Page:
Acute care perspectives 1993-2009.
We started off modestly in 1993 as a black and white publication geared mainly toward telling the world what the Section was designed to do. Launching this publication was a tremendous feat for a section that only started in June of 1992. We owe a great debt to Michelle Leclerc Murphy for her willingness to take this on and keep the ship sailing for five years. We had a few pieces about practicing, but ACP served mainly as a newsletter. In 1995, our third year, we advanced to a dash of blue along with the black and white. Our articles continued to advance the idea of what acute care PT meant and offered practical information on how to improve our practice with patients requiring acute care. The Winter 1995 issue brought the seminal article, Laboratory Values in the Intensive Care Unit, by Susan Garritan, Pamela Jones, Tara Kornberg, and Catherine Parkin. This article has been viewed as the standard for lab values and PT, which helped establish the section as the resource for practicing acute care PT. In addition to descriptions of acute care practice, we began to see case studies in ACP and a greater variety of diagnoses and settings being discussed as acute care.
The Summer 1996 issue contains two seemingly minor items that in retrospect have had a major impact on where we are today. The first article that I wrote for ACP appeared, which then evolved into becoming an Editorial Advisory Board member, Coeditor, then Editor. On page 26 we have a photo of the induction of new section officers. Little did we know at the time how Sharon Gorman and Peter Kovacek would eventually bring us to this point. At a Board of Directors meeting shortly after their induction, we discussed the importance of jumping on the Internet bandwagon. Peter came back the next morning with a mockup website and as vice president, also became the webmaster of our eventual website. Later, Sharon became vice president and inherited the webmaster role. After finishing her terms as vice president, Sharon retained the webmaster role and has continued to develop the site and the tools used, eventually bringing us to Critical EdgEmail.
Volume five, 1997 brought a new look to ACP as the section changed management companies. The office of the New Jersey chapter of the APTA took over responsibility for ACP. Margaret Timony and her staff brought a new, brighter look to ACP with glossy paper and teal. We had the first "passing of the gavel" from our inaugural president, Jim Dunleavy to Mary Sinnott and asked the question, "Change the Name of the Section?" Due to a number of details at the time, our section was approved by the APTA as the Acute Care/Hospital Clinical Practice Section. Not only was this cumbersome, but it was counterproductive to our section's mission as the name implied that acute care PT only occurred in acute care hospitals. We also started addressing policy issues explicitly.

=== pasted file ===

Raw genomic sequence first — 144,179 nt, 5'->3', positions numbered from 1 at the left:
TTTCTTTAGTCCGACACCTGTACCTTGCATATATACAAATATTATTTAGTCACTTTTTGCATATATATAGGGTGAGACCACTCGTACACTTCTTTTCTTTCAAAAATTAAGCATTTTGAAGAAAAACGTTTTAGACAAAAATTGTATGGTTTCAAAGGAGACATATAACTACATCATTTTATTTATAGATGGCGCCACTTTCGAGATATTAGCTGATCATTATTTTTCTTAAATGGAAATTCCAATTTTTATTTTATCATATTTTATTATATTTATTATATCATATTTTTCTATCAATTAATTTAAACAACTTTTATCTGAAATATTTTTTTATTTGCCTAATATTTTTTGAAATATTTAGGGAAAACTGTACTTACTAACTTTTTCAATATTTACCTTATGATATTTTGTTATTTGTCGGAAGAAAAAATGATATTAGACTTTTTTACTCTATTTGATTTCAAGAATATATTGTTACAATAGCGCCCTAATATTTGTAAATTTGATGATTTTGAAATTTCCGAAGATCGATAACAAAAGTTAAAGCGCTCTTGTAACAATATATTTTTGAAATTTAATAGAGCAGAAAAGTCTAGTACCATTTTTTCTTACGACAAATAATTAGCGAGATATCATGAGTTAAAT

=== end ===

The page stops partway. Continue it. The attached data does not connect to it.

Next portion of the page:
The Summer 1997 issue was the first for Editorial Advisory Board member Scott LaRaus. Scott has shown tremendous dedication to the section. He has solicited articles and assisted authors in bringing articles to the annual Summer Wound Care issue every year, in addition to all of the work Scott does for his practice and completing a DPT program.
The Fall 1997 issue was devoted almost entirely to prioritizing and triaging patients for acute care services. The Winter 1997 issue was the last for our founding Editor, Michelle Leclerc Murphy. Michelle had the very difficult task of starting ACP from scratch, including the development of the Editorial Advisory Board. That issue of ACP featured another seminal article for ACP, Preparing Physical Therapy Students to Evaluate and Treat Cardiopulmonary Patients in the Intensive Care Unit, by Tanya Kinney LaPier. Tanya shared the results of her research in this topic, taking practice beyond expert opinion and ushering in an era of increasing numbers of research articles.
The Fall 1998 issue marked the end of Margaret Timony's tenure as Executive Director for the Section. Her assistance was crucial in turning the pieces that I sent her into a beautiful, well-designed issue of ACP. Fortunately, Margaret was willing to continue the layout duties for ACP while mentoring her former assistant, Judy Oiler, who has remained our Executive Director since Margaret's departure. Judy performed the vital duty of laying out ACP for almost ten years when she was fortunate enough to find our current layout artist, Lieve Monnens. Each issue of ACP requires nuts and bolts such as proof-reading, but also the artistic vision to optimize the layout. As we move forward into JACPT, Judy, Lieve, and I are working on its physical appearance. Although the physical appearance may seem trivial, a great deal of credibility rides on a journal's physical appearance. We expect to have a very professional and visually-appealing product.